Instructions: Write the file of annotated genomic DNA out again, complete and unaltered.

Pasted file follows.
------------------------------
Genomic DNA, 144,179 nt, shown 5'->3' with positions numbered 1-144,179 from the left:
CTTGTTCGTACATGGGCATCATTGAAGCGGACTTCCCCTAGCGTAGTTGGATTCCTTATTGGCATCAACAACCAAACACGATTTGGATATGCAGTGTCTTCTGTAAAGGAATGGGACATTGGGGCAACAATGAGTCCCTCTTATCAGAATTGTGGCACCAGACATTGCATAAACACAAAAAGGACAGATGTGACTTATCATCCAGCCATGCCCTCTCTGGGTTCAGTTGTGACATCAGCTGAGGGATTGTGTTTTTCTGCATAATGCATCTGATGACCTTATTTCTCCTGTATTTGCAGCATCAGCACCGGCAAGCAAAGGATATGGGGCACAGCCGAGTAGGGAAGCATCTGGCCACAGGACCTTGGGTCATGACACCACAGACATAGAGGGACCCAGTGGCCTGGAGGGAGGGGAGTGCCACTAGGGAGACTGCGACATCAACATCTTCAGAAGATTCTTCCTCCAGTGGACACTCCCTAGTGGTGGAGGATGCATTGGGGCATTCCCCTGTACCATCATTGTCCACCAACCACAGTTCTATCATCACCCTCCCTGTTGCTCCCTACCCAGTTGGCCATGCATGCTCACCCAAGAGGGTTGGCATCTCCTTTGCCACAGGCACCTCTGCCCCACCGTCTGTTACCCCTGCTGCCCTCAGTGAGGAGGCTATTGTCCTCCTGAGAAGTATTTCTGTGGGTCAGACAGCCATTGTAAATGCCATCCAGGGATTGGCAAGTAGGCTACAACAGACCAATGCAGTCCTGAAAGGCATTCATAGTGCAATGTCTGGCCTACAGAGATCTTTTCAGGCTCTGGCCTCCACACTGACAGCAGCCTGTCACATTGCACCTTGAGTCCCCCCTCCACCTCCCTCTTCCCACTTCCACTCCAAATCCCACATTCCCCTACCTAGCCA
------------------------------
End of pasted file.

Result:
Genomic DNA, 144,179 nt, shown 5'->3' with positions numbered 1-144,179 from the left:
CTTGTTCGTACATGGGCATCATTGAAGCGGACTTCCCCTAGCGTAGTTGGATTCCTTATTGGCATCAACAACCAAACACGATTTGGATATGCAGTGTCTTCTGTAAAGGAATGGGACATTGGGGCAACAATGAGTCCCTCTTATCAGAATTGTGGCACCAGACATTGCATAAACACAAAAAGGACAGATGTGACTTATCATCCAGCCATGCCCTCTCTGGGTTCAGTTGTGACATCAGCTGAGGGATTGTGTTTTTCTGCATAATGCATCTGATGACCTTATTTCTCCTGTATTTGCAGCATCAGCACCGGCAAGCAAAGGATATGGGGCACAGCCGAGTAGGGAAGCATCTGGCCACAGGACCTTGGGTCATGACACCACAGACATAGAGGGACCCAGTGGCCTGGAGGGAGGGGAGTGCCACTAGGGAGACTGCGACATCAACATCTTCAGAAGATTCTTCCTCCAGTGGACACTCCCTAGTGGTGGAGGATGCATTGGGGCATTCCCCTGTACCATCATTGTCCACCAACCACAGTTCTATCATCACCCTCCCTGTTGCTCCCTACCCAGTTGGCCATGCATGCTCACCCAAGAGGGTTGGCATCTCCTTTGCCACAGGCACCTCTGCCCCACCGTCTGTTACCCCTGCTGCCCTCAGTGAGGAGGCTATTGTCCTCCTGAGAAGTATTTCTGTGGGTCAGACAGCCATTGTAAATGCCATCCAGGGATTGGCAAGTAGGCTACAACAGACCAATGCAGTCCTGAAAGGCATTCATAGTGCAATGTCTGGCCTACAGAGATCTTTTCAGGCTCTGGCCTCCACACTGACAGCAGCCTGTCACATTGCACCTTGAGTCCCCCCTCCACCTCCCTCTTCCCACTTCCACTCCAAATCCCACATTCCCCTACCTAGCCA